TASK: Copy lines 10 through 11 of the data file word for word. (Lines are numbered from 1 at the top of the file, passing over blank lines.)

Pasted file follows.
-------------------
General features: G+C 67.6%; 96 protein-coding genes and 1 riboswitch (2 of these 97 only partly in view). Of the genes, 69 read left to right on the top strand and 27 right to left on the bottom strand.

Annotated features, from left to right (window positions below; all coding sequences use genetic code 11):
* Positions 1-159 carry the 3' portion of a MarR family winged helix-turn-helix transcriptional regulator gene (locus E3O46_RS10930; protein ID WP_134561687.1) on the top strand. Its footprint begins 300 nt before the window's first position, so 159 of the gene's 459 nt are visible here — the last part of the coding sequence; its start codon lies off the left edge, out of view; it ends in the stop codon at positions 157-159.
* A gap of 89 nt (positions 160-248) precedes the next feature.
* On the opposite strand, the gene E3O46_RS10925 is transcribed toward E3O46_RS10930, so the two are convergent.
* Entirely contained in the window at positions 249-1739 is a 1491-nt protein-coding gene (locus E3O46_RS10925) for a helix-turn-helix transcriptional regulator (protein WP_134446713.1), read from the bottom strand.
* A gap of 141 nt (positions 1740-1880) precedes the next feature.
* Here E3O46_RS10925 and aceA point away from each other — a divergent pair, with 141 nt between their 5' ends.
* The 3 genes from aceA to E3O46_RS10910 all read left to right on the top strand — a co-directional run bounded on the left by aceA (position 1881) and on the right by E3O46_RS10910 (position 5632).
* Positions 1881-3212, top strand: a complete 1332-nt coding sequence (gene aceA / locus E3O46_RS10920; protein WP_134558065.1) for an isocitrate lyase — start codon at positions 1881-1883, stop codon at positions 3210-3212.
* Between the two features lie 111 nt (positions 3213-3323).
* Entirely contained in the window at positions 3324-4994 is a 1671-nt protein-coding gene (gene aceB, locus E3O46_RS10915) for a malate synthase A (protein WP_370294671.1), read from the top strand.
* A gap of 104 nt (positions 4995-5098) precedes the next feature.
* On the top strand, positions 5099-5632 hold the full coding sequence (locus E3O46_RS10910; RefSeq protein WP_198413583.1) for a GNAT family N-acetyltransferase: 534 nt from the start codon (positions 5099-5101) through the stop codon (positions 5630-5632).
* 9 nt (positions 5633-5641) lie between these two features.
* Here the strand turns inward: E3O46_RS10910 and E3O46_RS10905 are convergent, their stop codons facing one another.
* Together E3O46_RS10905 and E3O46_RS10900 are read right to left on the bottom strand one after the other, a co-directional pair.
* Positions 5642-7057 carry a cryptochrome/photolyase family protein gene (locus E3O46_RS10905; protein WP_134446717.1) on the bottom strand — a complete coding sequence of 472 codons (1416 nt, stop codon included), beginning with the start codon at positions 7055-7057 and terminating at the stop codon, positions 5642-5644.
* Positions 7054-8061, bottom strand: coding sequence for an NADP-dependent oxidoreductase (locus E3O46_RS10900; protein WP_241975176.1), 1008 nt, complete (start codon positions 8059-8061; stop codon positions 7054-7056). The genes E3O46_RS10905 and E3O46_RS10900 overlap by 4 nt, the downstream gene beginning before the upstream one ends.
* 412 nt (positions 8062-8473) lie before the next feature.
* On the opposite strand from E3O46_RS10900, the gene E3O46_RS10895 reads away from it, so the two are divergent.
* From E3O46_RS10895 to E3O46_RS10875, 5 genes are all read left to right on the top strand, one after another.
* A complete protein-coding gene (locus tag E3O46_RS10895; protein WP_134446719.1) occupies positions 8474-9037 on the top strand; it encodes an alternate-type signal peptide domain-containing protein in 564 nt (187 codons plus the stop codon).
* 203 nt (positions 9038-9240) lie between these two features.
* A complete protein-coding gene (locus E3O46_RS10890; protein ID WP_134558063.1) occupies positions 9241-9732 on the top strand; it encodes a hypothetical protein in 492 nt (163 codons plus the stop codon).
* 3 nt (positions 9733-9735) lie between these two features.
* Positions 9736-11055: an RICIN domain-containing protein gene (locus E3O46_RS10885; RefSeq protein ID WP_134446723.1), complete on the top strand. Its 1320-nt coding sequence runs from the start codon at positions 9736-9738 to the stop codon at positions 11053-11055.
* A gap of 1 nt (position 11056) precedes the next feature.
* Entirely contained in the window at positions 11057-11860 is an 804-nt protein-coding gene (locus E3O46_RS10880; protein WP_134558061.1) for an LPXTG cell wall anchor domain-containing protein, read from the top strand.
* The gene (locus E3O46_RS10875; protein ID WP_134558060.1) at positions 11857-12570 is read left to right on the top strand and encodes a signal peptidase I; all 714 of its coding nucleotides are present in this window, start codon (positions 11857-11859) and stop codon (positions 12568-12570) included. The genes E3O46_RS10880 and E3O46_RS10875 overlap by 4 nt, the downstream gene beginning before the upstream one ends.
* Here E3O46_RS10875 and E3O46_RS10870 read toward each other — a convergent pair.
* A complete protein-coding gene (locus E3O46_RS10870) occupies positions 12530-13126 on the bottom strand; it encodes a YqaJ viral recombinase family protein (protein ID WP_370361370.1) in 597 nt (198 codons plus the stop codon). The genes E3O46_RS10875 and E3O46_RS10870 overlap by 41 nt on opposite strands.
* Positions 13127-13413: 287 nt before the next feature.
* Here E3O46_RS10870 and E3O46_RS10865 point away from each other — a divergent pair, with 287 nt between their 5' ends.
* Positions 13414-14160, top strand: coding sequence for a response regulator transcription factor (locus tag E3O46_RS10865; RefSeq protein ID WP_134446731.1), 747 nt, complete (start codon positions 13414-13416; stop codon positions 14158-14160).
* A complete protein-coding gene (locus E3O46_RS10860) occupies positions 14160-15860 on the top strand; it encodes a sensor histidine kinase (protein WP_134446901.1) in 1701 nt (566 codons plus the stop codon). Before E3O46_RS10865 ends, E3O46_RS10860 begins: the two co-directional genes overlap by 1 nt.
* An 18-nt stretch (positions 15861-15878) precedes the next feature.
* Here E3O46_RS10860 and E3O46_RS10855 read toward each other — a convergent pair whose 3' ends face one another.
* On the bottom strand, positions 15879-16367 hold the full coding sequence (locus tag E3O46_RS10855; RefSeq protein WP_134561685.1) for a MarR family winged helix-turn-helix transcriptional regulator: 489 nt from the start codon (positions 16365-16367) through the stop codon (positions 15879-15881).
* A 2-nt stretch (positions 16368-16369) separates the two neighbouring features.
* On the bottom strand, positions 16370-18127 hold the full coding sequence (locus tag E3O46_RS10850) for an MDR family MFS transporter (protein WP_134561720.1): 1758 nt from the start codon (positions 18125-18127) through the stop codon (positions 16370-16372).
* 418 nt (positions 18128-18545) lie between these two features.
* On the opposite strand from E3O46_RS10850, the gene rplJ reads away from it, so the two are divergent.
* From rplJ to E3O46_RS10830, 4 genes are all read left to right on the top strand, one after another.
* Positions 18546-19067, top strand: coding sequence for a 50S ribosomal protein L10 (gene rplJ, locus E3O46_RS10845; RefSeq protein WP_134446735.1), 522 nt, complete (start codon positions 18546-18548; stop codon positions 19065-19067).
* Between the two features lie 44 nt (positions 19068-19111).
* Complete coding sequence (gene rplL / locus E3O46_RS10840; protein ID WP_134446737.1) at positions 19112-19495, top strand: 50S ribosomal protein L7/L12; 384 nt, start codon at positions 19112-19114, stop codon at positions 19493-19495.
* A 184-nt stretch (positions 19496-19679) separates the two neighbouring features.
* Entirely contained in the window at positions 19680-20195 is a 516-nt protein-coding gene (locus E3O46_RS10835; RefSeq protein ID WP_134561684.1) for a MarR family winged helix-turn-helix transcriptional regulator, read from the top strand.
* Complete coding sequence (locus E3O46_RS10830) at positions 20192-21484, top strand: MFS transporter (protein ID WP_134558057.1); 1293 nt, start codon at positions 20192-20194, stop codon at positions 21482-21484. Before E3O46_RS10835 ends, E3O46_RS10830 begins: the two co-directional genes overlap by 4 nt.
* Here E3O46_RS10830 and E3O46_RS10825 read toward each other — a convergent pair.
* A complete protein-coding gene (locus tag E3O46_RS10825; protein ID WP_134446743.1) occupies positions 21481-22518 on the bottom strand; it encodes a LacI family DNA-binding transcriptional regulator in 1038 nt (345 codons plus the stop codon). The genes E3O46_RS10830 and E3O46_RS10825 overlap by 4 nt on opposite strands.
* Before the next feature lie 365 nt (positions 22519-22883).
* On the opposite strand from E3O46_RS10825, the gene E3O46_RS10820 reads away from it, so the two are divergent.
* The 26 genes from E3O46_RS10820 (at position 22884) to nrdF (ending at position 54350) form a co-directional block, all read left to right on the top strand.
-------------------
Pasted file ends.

* Positions 1881-3212, top strand: a complete 1332-nt coding sequence (gene aceA / locus E3O46_RS10920; protein WP_134558065.1) for an isocitrate lyase — start codon at positions 1881-1883, stop codon at positions 3210-3212.
* Between the two features lie 111 nt (positions 3213-3323).